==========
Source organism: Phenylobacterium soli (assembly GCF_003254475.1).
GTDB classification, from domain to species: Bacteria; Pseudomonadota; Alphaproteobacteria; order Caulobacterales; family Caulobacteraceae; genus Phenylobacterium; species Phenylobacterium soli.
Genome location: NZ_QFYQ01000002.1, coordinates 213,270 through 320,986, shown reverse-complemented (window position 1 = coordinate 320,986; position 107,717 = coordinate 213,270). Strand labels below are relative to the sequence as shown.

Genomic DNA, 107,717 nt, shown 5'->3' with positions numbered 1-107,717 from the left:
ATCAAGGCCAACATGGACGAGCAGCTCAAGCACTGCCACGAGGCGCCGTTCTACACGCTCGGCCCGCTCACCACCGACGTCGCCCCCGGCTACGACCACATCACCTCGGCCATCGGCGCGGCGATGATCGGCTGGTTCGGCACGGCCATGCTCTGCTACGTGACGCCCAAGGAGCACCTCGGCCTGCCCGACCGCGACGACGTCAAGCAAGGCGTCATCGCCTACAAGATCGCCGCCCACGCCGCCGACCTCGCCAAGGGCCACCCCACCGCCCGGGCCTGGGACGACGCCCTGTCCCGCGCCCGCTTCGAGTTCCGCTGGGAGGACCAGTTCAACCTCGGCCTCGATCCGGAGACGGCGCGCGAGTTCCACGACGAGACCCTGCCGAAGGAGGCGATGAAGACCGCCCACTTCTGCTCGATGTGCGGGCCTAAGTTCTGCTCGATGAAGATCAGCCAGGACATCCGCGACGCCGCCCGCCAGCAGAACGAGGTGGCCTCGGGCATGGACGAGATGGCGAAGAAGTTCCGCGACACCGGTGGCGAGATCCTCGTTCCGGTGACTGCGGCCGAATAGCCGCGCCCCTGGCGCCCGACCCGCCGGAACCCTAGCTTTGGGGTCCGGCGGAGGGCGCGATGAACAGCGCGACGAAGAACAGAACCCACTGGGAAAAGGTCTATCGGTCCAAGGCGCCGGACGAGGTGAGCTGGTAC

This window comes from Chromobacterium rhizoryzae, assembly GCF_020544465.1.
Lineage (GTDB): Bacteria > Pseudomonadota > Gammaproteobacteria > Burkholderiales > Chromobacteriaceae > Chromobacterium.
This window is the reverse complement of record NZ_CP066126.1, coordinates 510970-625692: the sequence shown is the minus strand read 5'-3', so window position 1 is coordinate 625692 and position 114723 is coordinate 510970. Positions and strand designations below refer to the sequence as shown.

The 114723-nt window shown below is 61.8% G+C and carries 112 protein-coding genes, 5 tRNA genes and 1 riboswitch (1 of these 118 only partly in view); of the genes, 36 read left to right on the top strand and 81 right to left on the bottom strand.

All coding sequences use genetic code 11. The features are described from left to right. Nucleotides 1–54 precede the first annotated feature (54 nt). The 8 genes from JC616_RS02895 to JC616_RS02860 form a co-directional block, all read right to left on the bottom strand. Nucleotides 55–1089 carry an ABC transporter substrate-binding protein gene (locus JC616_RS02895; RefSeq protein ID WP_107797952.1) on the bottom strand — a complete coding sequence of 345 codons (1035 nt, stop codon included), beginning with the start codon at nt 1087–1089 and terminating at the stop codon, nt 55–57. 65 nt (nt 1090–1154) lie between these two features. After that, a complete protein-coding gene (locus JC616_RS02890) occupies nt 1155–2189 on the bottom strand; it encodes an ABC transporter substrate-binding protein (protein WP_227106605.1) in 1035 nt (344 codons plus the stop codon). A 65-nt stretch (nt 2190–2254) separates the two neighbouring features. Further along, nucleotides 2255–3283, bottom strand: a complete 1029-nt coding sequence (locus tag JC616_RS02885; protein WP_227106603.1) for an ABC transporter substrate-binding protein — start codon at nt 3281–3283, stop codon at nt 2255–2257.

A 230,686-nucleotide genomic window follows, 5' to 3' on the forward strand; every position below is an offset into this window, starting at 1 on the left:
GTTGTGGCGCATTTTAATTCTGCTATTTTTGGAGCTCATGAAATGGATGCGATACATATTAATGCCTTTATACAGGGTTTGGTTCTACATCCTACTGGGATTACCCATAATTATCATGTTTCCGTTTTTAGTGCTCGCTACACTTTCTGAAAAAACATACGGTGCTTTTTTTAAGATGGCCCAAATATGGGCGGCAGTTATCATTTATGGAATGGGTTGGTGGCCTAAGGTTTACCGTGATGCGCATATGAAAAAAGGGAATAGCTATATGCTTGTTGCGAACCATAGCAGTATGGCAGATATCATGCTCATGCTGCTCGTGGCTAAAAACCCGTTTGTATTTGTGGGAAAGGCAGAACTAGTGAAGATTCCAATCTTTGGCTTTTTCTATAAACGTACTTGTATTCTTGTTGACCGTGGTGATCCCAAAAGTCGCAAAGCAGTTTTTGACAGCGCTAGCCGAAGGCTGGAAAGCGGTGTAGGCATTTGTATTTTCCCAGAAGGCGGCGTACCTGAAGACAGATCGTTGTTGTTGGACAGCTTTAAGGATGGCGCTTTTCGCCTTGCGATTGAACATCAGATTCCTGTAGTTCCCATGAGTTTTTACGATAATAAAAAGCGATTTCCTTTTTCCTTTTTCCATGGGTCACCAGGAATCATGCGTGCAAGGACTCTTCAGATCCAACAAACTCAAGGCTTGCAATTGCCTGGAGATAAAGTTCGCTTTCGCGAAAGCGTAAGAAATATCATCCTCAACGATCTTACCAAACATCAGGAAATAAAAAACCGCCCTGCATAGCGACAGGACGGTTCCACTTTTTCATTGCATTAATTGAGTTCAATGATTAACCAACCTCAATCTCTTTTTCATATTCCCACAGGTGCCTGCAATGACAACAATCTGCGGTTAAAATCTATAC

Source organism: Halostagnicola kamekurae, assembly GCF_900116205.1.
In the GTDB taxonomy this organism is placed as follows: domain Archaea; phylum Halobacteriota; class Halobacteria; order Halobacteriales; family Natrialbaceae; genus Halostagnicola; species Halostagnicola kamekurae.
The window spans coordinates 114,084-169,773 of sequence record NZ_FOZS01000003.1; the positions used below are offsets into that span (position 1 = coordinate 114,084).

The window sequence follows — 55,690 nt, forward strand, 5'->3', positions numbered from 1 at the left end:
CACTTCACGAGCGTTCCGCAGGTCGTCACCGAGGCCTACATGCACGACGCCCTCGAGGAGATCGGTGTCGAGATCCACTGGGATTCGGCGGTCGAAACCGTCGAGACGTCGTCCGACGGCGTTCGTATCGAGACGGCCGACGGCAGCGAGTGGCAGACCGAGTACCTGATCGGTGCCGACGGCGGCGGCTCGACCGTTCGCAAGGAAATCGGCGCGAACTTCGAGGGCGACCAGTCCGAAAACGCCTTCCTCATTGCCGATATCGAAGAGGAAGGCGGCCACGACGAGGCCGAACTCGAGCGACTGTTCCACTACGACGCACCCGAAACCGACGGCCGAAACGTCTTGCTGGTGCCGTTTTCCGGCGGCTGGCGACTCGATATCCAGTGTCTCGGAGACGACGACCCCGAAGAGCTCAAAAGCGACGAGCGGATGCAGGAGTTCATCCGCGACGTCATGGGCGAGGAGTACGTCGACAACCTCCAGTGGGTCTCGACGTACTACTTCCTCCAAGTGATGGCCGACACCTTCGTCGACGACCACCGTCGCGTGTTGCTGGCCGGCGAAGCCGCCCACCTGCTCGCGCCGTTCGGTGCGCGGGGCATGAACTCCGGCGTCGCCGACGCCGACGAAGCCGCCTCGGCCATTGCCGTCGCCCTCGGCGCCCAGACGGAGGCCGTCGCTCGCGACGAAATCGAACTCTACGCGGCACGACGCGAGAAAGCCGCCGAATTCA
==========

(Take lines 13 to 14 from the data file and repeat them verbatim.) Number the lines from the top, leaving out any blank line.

Source organism: Halostagnicola kamekurae, assembly GCF_900116205.1.
In the GTDB taxonomy this organism is placed as follows: domain Archaea; phylum Halobacteriota; class Halobacteria; order Halobacteriales; family Natrialbaceae; genus Halostagnicola; species Halostagnicola kamekurae.